03 Jan I see the light!
It’s time for the first of our photography tip posts as part of Roll Around the Block for Melbourne Now, and for this we’re starting with what is possibly THE most important thing… light.
When it comes to photography, using light – or the lack of it – well is what takes photos from good to stunning, and helping your little one see and use the light they’re shooting in is invaluable. So today, for our tips series for little photographers we’re taking a look at light throughout the day and sharing our tips for each.
The Golden Hour
You may have heard of the Golden Hour, or the Magic Hour, for photography or cinematography. Simply, this is the hour after sunrise and before sunset when the softening and glow of the light results in beautiful pictures. It’s a very popular time to photograph as you can use that soft, diffused light to create dreamy images and silhouettes can be achieved to create impact. Taking photos at this time is great for little photographers for two reasons – one is that their images will be flooded with this glorious light and two is that photography can be a terrific quiet activity for an early riser or for winding down at the end of the day.
our top tip for the golden hour
To make the most of the golden hour, check what time the sunset is due in your location and head out for a Roll Around the Block an hour beforehand. Take your time and as the light changes, encourage your little one to take photos not only of the light but also of the shadows.
A personal favourite time to photograph for me is what is known as the twilight. It’s the hour before the sun rises and the hour after the sun has dropped below the horizon. At this time of day, your little one can capture the sky moving through the peach, pink and sometimes red hues without looking at the sun to worry about. The very top photo of this post was taken in the hour before sunrise and this photo above was taken after sunset. Like the golden hour, twilight is a great time for little photographers to gently begin or end their day with a quiet activity.
our top tip for twilight
If your little one loves photographing clouds and the sky, why not check the long range weather forecast and plan for it? You may have heard the saying “red sky at night, sailor’s delight; red sky in the morning, sailor’s warning.” and you can use that to your advantage. The red in the morning is the light reflecting off clouds that haven’t yet reached the horizon you can see, while when the sky is red at night it’s bouncing off clouds beyond your western horizon. To use this to your advantage, have a look at the weather forecast – if it’s forecast to be good weather for days on end, I’d photograph in the evening to catch the red sky at night delight. On the flipside, if there’s a day when rain is forecast to arrive I’d be looking to the sky that morning to try to catch the light bouncing off the clouds heading your way.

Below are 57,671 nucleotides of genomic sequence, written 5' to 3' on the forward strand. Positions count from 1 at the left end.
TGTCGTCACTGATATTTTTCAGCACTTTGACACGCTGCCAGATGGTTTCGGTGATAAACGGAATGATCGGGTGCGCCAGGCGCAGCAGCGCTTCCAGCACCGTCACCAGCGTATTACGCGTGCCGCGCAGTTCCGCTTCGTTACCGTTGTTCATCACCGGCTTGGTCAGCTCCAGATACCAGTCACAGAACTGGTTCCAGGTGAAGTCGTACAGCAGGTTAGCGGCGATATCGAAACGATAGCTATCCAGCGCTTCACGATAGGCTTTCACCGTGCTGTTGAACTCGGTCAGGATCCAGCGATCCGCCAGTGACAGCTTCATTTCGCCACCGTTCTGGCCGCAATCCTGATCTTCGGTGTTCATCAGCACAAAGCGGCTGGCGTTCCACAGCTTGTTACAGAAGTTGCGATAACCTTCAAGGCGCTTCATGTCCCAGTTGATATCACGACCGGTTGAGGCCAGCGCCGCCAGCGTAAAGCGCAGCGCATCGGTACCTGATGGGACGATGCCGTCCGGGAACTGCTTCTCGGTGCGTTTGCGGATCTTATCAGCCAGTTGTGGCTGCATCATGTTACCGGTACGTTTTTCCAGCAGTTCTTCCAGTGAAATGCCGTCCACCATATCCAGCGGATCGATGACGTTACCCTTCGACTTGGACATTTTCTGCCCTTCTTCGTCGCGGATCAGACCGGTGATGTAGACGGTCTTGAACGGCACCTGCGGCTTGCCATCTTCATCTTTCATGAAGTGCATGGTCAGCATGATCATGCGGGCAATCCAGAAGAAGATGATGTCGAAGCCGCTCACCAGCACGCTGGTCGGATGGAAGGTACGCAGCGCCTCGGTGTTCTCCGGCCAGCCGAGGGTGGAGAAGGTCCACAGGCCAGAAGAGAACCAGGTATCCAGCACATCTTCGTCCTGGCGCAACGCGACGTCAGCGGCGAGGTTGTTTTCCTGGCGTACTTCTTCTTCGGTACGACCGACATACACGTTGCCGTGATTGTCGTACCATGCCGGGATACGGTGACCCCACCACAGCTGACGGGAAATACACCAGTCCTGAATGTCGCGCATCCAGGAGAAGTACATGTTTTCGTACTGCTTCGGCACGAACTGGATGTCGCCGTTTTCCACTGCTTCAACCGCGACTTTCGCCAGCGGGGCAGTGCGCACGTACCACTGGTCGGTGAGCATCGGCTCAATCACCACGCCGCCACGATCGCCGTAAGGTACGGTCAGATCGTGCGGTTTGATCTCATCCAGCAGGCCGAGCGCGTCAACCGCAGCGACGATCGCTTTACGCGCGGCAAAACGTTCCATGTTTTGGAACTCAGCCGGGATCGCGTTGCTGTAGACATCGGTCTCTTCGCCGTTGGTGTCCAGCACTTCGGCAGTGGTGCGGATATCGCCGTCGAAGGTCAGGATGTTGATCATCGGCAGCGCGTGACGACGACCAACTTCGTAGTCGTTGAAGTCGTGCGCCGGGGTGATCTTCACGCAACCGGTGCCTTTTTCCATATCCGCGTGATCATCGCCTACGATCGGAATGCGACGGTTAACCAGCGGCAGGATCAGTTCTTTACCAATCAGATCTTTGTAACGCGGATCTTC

The harsh light of day
So you have a little one who loves to sleep in past sunrise and you’ll be photographing during the day. Let me start by saying, lucky you!!! Now on to our tips for photographing when the light is at its brightest and harshest. The most important thing to let your little one know when they are photographing in bright sunlight is a safety one – don’t look at the sun. Not even through the lens of a camera or through the screen of a smart phone. Having said that, they can have the sun’s presence in photos simply by moving the camera until the light leaks in and you can achieve a sun flare.
The light in the middle of the day can be especially bright and you can feel like you’re losing detail in your photos – washed out backgrounds or darkened foregrounds – when you’d like to be able to see both. A way to balance the light in your little one’s photo is to turn on HDR (high-dynamic range) on your smartphone / camera if that’s an option, which allows it to capture the different exposures needed.
Our top tip for bright light
When taking photos of people or objects in bright light, take them in the shade. Not only will it reduce squinting but it also means the photo isn’t awash with the bright light.
In the shadows
Sometimes what really makes a photo work isn’t the light, but rather the absence of it. Encouraging your little one to look at what’s peeking out of the shadows is a great way to capture the light in a different way.
Our top tip for shadows
When photographing to capture the shadows, focusing on the object you want to highlight can make the shadows feel even deeper. On a smart phone this is as simple as tapping on the object before taking the photo.
If you’ve decided to photograph at night with your little one, you’re in for fun capturing images of light! As with shadow photos, clicking on your subject on a smartphone can focus on it and if you have HDR this can be another great time to play with it. Some like it when the lights are still and others prefer when the camera has moved and the lights dance across the photo. It’s great fun to encourage your little one to play with still and moving shots for some very special images!
Our top tip for night
If your little one wants to try for a still, focused shot and needs some help with keeping a steady hand, encourage them to take a deep breath in. Then just after they have begun exhaling, click to take the photo. I use this technique whenever shooting in low light on both my phone and DSLR to keep the camera still.
That’s it for this week’s photography tips. I hope you’ve enjoyed hearing about light and would love to see photos of your little ones experimenting with it over on Roll Around the Block, #rollaroundtheblock. Happy snapping!